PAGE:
Justifying an Oil Analysis Program

Noria Corporation
Tags: oil analysis

"How can we convince the maintenance manager at our paper mill that oil analysis is beneficial?"

The reason to use oil analysis or for that matter any predictive technology is twofold: to avoid catastrophic failures and to extend equipment life.

A good oil analysis program can save big dollars for a really small investment. You can learn to predict those conditions that are the precursor of failure through spectrographic analysis and trending as well as wear debris analysis. Fluid cleanliness can be tested and compartment targets maintained. Clean fluids make machines last longer.

A solid analysis program results in making condition-based decisions both on the state of the equipment and the lubricant. The oil might be in good condition (minimal contamination, degradation, etc.), but an alignment/load problem may occur that may manifest as higher wear rates as determined by oil analysis. Maintenance supervisors can then look into possible causes (check vibration data) and correct problems before they develop into failure modes.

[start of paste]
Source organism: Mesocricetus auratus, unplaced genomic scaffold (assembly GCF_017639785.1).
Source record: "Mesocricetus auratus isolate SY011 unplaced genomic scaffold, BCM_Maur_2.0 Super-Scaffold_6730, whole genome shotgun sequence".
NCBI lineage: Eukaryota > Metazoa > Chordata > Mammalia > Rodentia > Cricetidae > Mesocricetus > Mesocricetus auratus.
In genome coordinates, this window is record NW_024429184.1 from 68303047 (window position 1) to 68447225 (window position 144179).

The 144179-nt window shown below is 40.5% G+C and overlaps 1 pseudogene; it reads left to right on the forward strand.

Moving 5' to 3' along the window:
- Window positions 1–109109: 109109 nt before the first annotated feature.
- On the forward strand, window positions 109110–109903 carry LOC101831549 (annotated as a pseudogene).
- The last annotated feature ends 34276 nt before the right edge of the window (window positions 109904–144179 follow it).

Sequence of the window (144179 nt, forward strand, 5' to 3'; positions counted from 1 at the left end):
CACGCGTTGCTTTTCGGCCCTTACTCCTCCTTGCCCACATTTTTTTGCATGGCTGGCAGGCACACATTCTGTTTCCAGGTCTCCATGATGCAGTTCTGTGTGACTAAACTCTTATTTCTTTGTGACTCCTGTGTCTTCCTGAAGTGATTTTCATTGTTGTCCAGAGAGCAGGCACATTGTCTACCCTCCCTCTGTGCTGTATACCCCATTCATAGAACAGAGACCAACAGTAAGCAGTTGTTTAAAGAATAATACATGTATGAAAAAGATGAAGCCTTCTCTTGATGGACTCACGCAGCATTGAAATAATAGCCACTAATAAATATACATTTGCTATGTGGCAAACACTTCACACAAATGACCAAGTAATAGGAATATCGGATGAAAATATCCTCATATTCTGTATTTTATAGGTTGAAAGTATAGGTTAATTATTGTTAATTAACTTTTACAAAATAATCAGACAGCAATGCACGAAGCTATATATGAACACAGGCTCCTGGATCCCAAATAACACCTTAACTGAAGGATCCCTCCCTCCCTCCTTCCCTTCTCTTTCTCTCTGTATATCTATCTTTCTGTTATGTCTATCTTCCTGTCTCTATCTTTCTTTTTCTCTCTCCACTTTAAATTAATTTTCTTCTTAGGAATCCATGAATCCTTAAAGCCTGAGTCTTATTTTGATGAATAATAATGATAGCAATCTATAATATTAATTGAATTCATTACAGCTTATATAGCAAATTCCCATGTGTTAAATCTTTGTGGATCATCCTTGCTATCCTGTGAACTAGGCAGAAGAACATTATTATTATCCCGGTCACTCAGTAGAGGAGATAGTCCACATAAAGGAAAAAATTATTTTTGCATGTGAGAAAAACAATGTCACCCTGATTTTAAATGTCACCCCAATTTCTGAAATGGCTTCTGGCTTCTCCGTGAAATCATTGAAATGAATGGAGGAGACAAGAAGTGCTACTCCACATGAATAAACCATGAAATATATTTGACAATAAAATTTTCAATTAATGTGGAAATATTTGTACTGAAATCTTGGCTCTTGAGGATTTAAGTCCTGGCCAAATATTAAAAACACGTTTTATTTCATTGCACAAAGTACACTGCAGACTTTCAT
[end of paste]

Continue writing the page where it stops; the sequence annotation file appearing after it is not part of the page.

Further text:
Even if no premature failures have occurred, it is a risky proposition to operate in such a hostile environment without predictive maintenance tools such as oil analysis. Studies show that 6 to 7 percent of the gross national product (more than $795 billion) is required just to repair the damage caused by mechanical wear.

The single largest cause of mechanical wear is adhesion, most commonly caused by abrasive, tiny particles. Airborne particles are an unfortunate fact of life in a paper mill, and even if measures are taken to reduce the amount of particles in systems, it is difficult (if not impossible) to determine whether particle levels are acceptable without periodic oil analysis including particle counts.

Water is another ubiquitous factor in the manufacture of paper, and some of this water will inevitably find its way into lubricating systems. Water is an oxidation catalyst and can increase sludge and corrosion. In small concentrations, water contamination may not be visually apparent, creating another case for regular oil analysis.

Paper machine oils are also exposed to high bearing temperatures, which is another root cause of oxidation. Total acid numbers should be monitored via oil analysis to ensure that oxidation levels are acceptable. Otherwise, deposits will develop, which can have a detrimental effect on reliability and may eventually lead to premature failure.

Routine oil analysis will shed light on metallic wear trends and assist in scheduling overhauls and downtime, as opposed to employing reactive maintenance practices only when serious problems occur. Oil analysis can also provide confirmation that the correct products are being applied.

In short, routine oil analysis should be a mandatory component of an effective maintenance reliability program, especially at a paper mill.

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